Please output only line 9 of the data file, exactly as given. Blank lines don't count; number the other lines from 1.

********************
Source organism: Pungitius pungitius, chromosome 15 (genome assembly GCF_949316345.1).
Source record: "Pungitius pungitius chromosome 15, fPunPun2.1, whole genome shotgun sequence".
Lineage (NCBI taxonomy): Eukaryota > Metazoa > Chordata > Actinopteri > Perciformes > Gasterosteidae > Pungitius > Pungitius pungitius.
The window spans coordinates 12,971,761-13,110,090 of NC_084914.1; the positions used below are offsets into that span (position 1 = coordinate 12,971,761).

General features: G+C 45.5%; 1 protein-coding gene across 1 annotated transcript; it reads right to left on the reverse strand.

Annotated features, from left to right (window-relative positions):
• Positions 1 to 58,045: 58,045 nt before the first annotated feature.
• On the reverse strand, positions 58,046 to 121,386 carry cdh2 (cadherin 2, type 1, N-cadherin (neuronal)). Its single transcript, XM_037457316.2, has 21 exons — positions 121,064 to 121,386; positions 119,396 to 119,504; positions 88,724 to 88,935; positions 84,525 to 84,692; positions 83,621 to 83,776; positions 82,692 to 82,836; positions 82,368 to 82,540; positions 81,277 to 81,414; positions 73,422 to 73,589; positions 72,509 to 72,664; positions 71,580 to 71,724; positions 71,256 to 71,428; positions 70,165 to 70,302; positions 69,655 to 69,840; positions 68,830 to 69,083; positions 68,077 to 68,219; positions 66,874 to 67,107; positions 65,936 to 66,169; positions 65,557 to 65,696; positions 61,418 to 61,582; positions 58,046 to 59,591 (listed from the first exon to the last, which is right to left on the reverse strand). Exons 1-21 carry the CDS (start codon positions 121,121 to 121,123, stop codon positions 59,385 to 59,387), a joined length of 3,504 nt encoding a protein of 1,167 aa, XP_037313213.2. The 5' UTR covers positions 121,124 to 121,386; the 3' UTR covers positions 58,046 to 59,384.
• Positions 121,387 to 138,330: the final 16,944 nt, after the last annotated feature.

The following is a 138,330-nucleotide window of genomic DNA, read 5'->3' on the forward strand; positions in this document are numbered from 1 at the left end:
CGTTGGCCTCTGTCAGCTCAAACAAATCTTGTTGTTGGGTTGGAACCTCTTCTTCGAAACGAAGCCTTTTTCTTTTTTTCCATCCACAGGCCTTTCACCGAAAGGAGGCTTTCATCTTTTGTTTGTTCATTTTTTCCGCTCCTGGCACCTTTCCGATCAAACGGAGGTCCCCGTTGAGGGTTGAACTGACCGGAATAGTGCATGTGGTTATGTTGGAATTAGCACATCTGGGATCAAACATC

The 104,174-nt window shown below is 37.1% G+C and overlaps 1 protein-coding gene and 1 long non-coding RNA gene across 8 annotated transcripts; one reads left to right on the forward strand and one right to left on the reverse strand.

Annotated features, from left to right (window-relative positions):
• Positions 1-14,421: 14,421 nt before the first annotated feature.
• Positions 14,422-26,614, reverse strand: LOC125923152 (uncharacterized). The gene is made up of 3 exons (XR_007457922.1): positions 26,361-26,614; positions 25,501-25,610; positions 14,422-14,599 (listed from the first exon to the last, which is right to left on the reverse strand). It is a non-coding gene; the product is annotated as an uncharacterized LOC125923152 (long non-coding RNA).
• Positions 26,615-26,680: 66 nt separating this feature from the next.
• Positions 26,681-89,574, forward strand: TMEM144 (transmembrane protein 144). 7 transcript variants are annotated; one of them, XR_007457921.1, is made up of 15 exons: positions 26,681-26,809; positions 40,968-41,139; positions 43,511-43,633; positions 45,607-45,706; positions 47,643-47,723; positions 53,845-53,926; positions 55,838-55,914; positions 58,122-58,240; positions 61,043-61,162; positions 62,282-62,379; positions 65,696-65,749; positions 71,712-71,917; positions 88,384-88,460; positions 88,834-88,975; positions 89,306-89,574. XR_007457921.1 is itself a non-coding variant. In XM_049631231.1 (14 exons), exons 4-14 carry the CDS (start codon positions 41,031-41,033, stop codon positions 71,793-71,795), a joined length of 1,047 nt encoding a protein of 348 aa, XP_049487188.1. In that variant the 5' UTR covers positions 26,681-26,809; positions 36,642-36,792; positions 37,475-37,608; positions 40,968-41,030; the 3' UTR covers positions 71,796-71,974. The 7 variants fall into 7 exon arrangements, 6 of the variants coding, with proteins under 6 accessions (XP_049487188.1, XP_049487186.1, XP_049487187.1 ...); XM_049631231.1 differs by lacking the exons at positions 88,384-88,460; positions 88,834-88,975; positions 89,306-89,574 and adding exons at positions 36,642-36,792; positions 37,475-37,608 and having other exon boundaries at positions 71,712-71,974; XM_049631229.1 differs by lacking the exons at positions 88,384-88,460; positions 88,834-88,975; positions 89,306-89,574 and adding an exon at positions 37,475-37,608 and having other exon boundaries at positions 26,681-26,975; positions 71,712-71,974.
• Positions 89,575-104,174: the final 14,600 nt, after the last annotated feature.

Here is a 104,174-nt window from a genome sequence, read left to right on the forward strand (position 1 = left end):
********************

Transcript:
• Positions 121,387 to 138,330: the final 16,944 nt, after the last annotated feature.